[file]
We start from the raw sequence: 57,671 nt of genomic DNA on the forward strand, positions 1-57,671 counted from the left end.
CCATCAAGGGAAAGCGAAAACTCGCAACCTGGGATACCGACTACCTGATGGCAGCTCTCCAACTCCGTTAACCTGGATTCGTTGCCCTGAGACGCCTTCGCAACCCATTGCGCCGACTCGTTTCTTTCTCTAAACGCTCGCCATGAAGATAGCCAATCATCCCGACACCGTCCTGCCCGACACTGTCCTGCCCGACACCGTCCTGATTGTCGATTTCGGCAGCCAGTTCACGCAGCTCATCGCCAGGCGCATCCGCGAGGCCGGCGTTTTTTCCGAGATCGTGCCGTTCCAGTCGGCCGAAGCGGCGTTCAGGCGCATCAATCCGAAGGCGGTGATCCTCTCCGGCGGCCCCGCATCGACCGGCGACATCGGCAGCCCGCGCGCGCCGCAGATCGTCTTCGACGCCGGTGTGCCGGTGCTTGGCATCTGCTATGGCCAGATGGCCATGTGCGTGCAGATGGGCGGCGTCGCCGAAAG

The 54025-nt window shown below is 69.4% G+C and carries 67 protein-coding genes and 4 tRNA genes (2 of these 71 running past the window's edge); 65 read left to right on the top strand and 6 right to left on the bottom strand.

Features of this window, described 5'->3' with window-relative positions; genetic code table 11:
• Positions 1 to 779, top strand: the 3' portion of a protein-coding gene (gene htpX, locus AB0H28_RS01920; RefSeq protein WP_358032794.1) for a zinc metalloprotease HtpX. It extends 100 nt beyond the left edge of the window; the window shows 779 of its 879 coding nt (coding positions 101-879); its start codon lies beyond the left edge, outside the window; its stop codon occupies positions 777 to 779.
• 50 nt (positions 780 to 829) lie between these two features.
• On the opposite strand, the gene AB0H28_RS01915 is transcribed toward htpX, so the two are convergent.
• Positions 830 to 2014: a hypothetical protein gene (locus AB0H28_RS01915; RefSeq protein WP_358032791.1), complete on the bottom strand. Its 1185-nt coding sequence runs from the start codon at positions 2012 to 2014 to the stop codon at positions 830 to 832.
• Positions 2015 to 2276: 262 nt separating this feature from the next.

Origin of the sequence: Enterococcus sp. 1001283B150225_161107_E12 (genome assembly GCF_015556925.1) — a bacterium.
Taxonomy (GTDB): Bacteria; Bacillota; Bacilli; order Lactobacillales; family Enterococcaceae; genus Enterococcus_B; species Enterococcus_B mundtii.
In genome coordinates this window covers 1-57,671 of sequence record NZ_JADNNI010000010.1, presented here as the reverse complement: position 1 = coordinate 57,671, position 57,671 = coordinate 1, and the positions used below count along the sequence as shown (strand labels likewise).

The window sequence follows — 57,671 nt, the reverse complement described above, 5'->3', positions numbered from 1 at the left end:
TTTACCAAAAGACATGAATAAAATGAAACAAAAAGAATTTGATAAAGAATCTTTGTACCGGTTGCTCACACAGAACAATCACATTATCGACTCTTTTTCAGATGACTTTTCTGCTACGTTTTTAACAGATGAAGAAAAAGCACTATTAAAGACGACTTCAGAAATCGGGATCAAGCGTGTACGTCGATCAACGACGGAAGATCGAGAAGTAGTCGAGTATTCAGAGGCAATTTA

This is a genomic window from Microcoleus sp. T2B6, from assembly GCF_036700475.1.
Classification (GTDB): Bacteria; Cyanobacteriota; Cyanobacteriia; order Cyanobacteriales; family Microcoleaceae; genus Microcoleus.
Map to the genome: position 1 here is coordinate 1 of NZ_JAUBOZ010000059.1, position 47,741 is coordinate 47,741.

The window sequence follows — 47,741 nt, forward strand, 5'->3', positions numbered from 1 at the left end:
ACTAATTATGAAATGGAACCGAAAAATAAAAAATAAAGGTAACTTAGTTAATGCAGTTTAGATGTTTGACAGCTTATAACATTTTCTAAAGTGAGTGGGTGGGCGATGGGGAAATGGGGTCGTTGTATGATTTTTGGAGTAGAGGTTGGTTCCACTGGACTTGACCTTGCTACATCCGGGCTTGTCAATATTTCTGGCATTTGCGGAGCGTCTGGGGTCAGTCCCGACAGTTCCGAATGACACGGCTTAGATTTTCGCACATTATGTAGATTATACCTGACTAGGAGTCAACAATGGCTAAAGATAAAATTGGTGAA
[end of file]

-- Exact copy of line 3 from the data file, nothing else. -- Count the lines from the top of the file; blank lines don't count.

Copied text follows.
The 54025-nt window shown below is 69.4% G+C and carries 67 protein-coding genes and 4 tRNA genes (2 of these 71 running past the window's edge); 65 read left to right on the top strand and 6 right to left on the bottom strand.